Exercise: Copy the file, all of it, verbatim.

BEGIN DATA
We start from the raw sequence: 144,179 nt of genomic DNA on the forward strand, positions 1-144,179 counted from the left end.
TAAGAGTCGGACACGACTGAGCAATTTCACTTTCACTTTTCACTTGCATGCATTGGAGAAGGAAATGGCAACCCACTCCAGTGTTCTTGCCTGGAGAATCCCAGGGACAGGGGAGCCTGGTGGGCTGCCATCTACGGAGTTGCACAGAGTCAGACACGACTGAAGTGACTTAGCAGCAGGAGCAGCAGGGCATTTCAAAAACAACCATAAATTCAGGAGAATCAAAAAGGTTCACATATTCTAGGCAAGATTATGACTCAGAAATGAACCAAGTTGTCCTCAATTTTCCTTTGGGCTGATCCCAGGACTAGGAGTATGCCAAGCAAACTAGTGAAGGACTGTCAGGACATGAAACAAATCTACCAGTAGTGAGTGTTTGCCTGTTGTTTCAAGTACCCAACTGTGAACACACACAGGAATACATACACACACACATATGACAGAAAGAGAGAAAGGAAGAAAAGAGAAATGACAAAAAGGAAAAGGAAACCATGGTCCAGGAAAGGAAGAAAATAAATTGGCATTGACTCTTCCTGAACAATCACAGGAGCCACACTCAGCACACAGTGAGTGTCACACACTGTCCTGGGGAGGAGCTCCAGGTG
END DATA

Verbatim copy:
We start from the raw sequence: 144,179 nt of genomic DNA on the forward strand, positions 1-144,179 counted from the left end.
TAAGAGTCGGACACGACTGAGCAATTTCACTTTCACTTTTCACTTGCATGCATTGGAGAAGGAAATGGCAACCCACTCCAGTGTTCTTGCCTGGAGAATCCCAGGGACAGGGGAGCCTGGTGGGCTGCCATCTACGGAGTTGCACAGAGTCAGACACGACTGAAGTGACTTAGCAGCAGGAGCAGCAGGGCATTTCAAAAACAACCATAAATTCAGGAGAATCAAAAAGGTTCACATATTCTAGGCAAGATTATGACTCAGAAATGAACCAAGTTGTCCTCAATTTTCCTTTGGGCTGATCCCAGGACTAGGAGTATGCCAAGCAAACTAGTGAAGGACTGTCAGGACATGAAACAAATCTACCAGTAGTGAGTGTTTGCCTGTTGTTTCAAGTACCCAACTGTGAACACACACAGGAATACATACACACACACATATGACAGAAAGAGAGAAAGGAAGAAAAGAGAAATGACAAAAAGGAAAAGGAAACCATGGTCCAGGAAAGGAAGAAAATAAATTGGCATTGACTCTTCCTGAACAATCACAGGAGCCACACTCAGCACACAGTGAGTGTCACACACTGTCCTGGGGAGGAGCTCCAGGTG